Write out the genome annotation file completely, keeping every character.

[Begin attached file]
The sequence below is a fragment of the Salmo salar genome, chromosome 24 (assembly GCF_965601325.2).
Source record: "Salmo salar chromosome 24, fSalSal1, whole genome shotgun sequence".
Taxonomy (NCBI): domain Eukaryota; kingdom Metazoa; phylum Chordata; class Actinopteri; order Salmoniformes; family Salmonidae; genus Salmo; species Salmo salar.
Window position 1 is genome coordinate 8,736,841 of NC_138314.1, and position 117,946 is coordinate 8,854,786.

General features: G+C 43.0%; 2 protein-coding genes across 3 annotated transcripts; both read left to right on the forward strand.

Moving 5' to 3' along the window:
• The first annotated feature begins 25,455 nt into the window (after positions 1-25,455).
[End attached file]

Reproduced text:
The sequence below is a fragment of the Salmo salar genome, chromosome 24 (assembly GCF_965601325.2).
Source record: "Salmo salar chromosome 24, fSalSal1, whole genome shotgun sequence".
Taxonomy (NCBI): domain Eukaryota; kingdom Metazoa; phylum Chordata; class Actinopteri; order Salmoniformes; family Salmonidae; genus Salmo; species Salmo salar.
Window position 1 is genome coordinate 8,736,841 of NC_138314.1, and position 117,946 is coordinate 8,854,786.

General features: G+C 43.0%; 2 protein-coding genes across 3 annotated transcripts; both read left to right on the forward strand.

Moving 5' to 3' along the window:
• The first annotated feature begins 25,455 nt into the window (after positions 1-25,455).